THE tit-for-tat nature of football is nothing new, nor is it a phenomenon that is restricted solely to Scotland. There are seemingly no depths to which rival football fans won't sink if there is an opportunity to point-score over another side.

Only this week, former Scotland captain and now Stoke City midfielder Darren Fletcher spoke about how an entire away section taunted him about his chronic ulcerative colitis, with his family being forced to listen to a song mocking him for an illness that not only almost claimed his career, but his life.

So, there is no exceptionalism in Scottish football fans plumbing the depths for a cheap laugh. It happens everywhere.

But even by the normal gutter level bar that is set in order to cause genuine offence, this week has been a wretched one for anyone who engages in the often-murky cesspool of Scottish football discussion on social media.

It was heartening to see the thousands of messages from across the footballing divides in support of Celtic striker Leigh Griffiths this week, and equally as dispiriting to see the responses that lurked in the replies.

Compassion can be in short supply in football, and barbed exchanges between fans are all part of the game. No one wants to see the sport become sterilised, but I don’t think it makes you a ‘snowflake’ – the in-vogue comeback from the sort of numpties who think they can say whatever they like to whomever without reproach – if you find the concept of dragging subjects like child abuse into the conversation at every conceivable opportunity repulsive in the extreme.

Whataboutery is one thing. Since time immemorial that has always been the way of it, particularly with the Old Firm. It’s almost like a law of physics. For every comment about Rangers, there must be an equal and opposite comment about Celtic, and vice-versa. There is a section of both supports that is so invested in the misfortune of the other that if their rival ceased to exist (yes, yes I know…) then they wouldn’t know what to do with themselves.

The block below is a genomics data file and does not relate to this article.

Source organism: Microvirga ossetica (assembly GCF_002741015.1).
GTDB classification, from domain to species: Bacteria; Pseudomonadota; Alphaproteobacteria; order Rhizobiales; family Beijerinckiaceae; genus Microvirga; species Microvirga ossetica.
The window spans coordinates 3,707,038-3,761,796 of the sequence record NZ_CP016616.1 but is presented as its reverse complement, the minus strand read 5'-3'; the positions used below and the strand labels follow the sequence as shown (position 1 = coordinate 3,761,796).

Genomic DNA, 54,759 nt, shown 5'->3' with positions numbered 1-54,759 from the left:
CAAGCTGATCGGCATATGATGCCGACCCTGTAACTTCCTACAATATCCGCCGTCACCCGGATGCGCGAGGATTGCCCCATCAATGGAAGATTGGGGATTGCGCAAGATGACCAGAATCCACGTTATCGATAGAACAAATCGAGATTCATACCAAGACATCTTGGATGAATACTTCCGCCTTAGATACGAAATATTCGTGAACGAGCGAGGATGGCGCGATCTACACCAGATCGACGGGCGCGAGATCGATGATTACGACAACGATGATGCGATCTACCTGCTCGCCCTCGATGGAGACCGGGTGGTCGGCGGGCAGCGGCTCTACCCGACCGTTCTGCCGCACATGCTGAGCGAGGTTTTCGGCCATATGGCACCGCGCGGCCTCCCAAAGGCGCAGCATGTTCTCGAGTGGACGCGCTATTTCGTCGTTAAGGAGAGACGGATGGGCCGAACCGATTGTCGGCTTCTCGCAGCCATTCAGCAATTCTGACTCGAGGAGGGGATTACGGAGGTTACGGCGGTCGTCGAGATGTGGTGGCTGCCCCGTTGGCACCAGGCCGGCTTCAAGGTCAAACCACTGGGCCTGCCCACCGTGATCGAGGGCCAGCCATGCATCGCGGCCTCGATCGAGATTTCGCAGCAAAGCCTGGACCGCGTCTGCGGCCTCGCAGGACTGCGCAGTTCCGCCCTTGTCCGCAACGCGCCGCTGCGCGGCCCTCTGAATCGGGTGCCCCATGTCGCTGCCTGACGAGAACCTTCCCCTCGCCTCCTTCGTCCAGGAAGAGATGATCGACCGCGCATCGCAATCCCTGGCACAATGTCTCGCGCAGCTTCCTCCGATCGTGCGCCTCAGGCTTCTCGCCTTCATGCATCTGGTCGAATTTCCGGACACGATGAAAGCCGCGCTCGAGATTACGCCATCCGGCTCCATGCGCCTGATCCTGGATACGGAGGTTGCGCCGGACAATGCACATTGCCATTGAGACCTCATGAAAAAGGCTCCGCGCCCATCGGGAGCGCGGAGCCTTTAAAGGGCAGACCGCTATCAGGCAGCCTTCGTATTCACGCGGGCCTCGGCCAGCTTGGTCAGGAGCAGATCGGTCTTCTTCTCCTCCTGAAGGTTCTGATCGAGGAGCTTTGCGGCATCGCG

But being balanced isn’t about pandering to both sets of supporters equally, and not every comment about a Celtic or Rangers issue should have to be qualified by looking for equivalence in the past at the other club and ensuring that you address that too. Sadly, that is what has happened this week, where many of the messages in support of Griffiths have been met by “aye, but what about…”

You may not like Leigh Griffiths and the persona he portrays on the football field. Rangers fans, more than any other, would have reason not to. Not only has he repeatedly done damage to their hopes on the field by scoring important goals against them, but he has revelled in having that upper-hand by tying Celtic scarves to posts at Ibrox and waving a giant Irish tricolour in the Broomloan Road Stand. A figurative red rag to a bull.

I find it sad though that some people can’t separate Griffiths the footballer, an extroverted character it looks increasingly likely he was playing as a means to deflect from the problems he was having, with a fellow human being who has fallen on hard times.

Mental illness or depression isn’t something that only afflicts the destitute or those who are down on their luck. As Griffiths’ own case shows, not even those who in the eyes of many seem to have it all, are immune to its relentlessly invasive clutches.

But for every person who may be encouraged to open up about difficulties they are having with their own mental health through the example of Griffiths, another person will instead be discouraged and continue bottling it all up when they see the ridicule and vitriol that has been unleashed by some in response.

Despite the saying, football is not a matter of life and death, and while we all love our teams and love the game, perhaps some people should remember that fact.